Martin Margiela is a designer known for his avant-garde designs, deconstructive tendencies, and overall sense of rebellion. A decade after launching his Maison, the Belgian designer–often considered a satellite of the Antwerp Six–was brought in by Hermès’ visionary boss, Jean-Louis Dumas. It was 1997 and fashion had taken a new turn, crowning John Galliano and Lee McQueen.

Margiela and Hermès was an odd marriage. How would Margiela's hectic vision and scavenger spirit fit the world of a French house whose ethos was set in order and beauty, luxury, calm and voluptuousness? The challenge was thrilling for Margiela: It is exciting for me to have a means to express certain aspects of my vision through my respect of a house of tradition, quality and technical expertise such as Hermès, he told the New York Times at the time of his nomination. Although he was creating accessories for his own brand, Margiela was only given the reigns of the ready-to-wear collections, working with up-and-coming designer Tomas Maeir.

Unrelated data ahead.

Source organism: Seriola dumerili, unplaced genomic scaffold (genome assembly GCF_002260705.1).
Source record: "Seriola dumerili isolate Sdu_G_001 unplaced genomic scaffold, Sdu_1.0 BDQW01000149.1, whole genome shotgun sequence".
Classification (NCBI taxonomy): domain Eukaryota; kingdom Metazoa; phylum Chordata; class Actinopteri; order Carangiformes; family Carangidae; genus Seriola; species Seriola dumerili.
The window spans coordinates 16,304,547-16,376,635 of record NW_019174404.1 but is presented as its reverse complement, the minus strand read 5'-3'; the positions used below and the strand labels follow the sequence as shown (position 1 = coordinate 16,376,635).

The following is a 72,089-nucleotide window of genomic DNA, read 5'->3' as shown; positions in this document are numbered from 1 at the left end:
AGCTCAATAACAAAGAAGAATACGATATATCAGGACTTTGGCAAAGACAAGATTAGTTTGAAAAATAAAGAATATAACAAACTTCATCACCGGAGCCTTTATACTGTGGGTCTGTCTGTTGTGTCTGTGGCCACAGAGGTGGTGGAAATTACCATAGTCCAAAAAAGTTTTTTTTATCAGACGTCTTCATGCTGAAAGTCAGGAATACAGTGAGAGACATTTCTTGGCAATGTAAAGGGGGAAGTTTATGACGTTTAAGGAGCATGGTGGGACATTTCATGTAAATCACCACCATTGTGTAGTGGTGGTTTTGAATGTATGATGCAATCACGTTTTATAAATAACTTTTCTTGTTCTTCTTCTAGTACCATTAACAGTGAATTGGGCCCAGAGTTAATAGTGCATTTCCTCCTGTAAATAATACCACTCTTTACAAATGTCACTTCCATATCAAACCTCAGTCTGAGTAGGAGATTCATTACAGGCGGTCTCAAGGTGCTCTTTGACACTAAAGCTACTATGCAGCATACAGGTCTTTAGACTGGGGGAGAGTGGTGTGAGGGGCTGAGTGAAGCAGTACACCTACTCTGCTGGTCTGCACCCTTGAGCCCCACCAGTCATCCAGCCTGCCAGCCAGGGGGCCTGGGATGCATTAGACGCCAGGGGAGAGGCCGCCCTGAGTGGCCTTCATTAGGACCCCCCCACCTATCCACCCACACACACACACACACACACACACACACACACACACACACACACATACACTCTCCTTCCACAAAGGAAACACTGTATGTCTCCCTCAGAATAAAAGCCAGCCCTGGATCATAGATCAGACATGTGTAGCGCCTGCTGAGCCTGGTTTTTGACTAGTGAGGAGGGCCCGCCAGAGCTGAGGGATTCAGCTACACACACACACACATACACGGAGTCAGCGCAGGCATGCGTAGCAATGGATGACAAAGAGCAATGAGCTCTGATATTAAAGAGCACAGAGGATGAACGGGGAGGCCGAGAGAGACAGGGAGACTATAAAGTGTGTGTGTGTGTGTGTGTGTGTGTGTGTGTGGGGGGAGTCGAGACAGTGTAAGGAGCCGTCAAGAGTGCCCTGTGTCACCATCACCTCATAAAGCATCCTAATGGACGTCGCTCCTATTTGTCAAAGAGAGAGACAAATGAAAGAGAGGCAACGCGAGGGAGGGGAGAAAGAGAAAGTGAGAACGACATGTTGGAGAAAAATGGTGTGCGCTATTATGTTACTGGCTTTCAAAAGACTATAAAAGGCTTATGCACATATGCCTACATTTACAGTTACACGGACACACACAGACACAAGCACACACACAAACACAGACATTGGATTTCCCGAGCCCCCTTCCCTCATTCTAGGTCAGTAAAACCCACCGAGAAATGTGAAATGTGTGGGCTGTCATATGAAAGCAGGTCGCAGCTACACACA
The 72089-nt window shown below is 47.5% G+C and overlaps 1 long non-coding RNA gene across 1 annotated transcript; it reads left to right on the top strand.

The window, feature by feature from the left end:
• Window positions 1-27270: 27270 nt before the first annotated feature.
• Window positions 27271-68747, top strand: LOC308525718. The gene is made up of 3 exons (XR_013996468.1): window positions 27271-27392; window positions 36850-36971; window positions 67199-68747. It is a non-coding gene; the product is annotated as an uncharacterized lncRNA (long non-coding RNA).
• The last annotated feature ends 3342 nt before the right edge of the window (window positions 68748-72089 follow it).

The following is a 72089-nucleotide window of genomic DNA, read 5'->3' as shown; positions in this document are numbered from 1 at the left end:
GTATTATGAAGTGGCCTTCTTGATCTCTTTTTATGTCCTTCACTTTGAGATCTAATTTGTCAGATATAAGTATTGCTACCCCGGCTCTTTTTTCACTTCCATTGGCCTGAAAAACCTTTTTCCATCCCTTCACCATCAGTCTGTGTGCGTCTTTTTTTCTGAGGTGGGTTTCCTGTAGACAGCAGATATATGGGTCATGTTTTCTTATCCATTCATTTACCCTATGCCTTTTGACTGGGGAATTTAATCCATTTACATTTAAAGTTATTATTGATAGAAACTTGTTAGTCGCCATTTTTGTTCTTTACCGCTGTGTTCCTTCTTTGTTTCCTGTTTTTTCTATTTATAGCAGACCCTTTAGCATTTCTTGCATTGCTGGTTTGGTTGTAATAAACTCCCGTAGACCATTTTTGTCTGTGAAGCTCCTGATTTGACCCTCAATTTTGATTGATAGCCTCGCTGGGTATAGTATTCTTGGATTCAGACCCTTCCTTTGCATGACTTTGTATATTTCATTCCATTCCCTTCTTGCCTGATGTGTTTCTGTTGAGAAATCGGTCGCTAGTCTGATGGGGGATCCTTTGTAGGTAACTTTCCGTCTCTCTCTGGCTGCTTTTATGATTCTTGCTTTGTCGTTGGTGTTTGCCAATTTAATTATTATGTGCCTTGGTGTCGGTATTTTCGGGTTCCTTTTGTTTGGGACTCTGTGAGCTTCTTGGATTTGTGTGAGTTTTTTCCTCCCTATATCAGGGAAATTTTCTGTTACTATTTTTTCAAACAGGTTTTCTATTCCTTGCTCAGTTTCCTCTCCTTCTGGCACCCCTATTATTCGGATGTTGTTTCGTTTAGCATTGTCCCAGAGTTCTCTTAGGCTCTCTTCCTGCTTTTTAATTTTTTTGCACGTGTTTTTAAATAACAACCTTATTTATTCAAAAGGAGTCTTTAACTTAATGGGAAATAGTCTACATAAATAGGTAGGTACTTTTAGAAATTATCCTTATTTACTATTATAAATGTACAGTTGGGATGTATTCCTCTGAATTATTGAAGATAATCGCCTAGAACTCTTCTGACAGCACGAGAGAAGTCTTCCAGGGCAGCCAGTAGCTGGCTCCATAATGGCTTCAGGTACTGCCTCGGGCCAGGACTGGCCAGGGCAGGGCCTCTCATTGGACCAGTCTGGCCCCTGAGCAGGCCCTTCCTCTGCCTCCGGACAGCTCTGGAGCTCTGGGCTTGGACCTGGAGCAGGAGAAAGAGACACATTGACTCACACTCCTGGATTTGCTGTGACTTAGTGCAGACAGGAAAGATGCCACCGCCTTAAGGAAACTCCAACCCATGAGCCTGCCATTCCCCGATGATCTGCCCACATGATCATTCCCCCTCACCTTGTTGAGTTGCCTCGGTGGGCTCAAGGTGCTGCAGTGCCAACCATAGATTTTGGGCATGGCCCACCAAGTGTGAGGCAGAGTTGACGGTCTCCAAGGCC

His debut collection, for the Autumn/Winter 1998 season, remains a symbol of
minimalism at its most opulent state. Women in their forties and fifties strutted in
oversized wool and cashmere jumpers and coats and sported German Army Trainers
on their feet. Whether it was a floor-sweeping caramel coat, a heavy gravel grey roll-neck, or chocolate trousers, Margiela offered neutral yet warm, welcoming pieces. There also were stoles, casually held by the models, l’air de rien. The genius of the collection can also be found in the fun Margiela had with proportions, proposing sleeveless and short-sleeved jumpers, and plunging V-necks sweaters.

At Hermès, Margiela provided collections for the brand’s customers–the mature connoisseur craving good craftsmanship and understated luxury—not the young It-girl. It was not about competing with John Galliano’s sumptuous Christian Dior or Lee McQueen’s transgressive Givenchy. Martin Margiela’s mission at Hermès was to bring to the brand a sense of reality rather than proceeding to the creative disruption for which he was reputed. With this first collection, Margiela rejected frivolity; he put forward craftsmanship, purity, and went against the disposability of fashion.

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